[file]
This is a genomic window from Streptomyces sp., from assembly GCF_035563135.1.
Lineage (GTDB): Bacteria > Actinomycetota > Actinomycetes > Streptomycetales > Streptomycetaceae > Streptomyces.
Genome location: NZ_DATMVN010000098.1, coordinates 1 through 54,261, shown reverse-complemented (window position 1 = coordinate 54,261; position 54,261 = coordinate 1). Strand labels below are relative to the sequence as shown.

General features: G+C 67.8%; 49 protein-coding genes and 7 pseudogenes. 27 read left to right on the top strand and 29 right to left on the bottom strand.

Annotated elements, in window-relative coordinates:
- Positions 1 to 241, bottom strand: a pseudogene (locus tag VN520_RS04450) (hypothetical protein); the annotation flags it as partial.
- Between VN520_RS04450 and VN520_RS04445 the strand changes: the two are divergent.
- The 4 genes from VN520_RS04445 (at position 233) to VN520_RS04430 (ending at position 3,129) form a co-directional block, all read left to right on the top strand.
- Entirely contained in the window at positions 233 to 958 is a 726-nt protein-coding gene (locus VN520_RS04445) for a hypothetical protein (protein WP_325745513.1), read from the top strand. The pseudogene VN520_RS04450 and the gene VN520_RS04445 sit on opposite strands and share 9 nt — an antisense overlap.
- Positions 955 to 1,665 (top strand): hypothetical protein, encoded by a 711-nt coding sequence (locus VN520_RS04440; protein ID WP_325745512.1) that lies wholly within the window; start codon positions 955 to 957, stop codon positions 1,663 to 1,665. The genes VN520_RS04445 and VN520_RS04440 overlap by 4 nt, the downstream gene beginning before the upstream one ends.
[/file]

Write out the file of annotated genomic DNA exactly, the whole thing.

This is a genomic window from Streptomyces sp., from assembly GCF_035563135.1.
Lineage (GTDB): Bacteria > Actinomycetota > Actinomycetes > Streptomycetales > Streptomycetaceae > Streptomyces.
Genome location: NZ_DATMVN010000098.1, coordinates 1 through 54,261, shown reverse-complemented (window position 1 = coordinate 54,261; position 54,261 = coordinate 1). Strand labels below are relative to the sequence as shown.

General features: G+C 67.8%; 49 protein-coding genes and 7 pseudogenes. 27 read left to right on the top strand and 29 right to left on the bottom strand.

Annotated elements, in window-relative coordinates:
- Positions 1 to 241, bottom strand: a pseudogene (locus tag VN520_RS04450) (hypothetical protein); the annotation flags it as partial.
- Between VN520_RS04450 and VN520_RS04445 the strand changes: the two are divergent.
- The 4 genes from VN520_RS04445 (at position 233) to VN520_RS04430 (ending at position 3,129) form a co-directional block, all read left to right on the top strand.
- Entirely contained in the window at positions 233 to 958 is a 726-nt protein-coding gene (locus VN520_RS04445) for a hypothetical protein (protein WP_325745513.1), read from the top strand. The pseudogene VN520_RS04450 and the gene VN520_RS04445 sit on opposite strands and share 9 nt — an antisense overlap.
- Positions 955 to 1,665 (top strand): hypothetical protein, encoded by a 711-nt coding sequence (locus VN520_RS04440; protein ID WP_325745512.1) that lies wholly within the window; start codon positions 955 to 957, stop codon positions 1,663 to 1,665. The genes VN520_RS04445 and VN520_RS04440 overlap by 4 nt, the downstream gene beginning before the upstream one ends.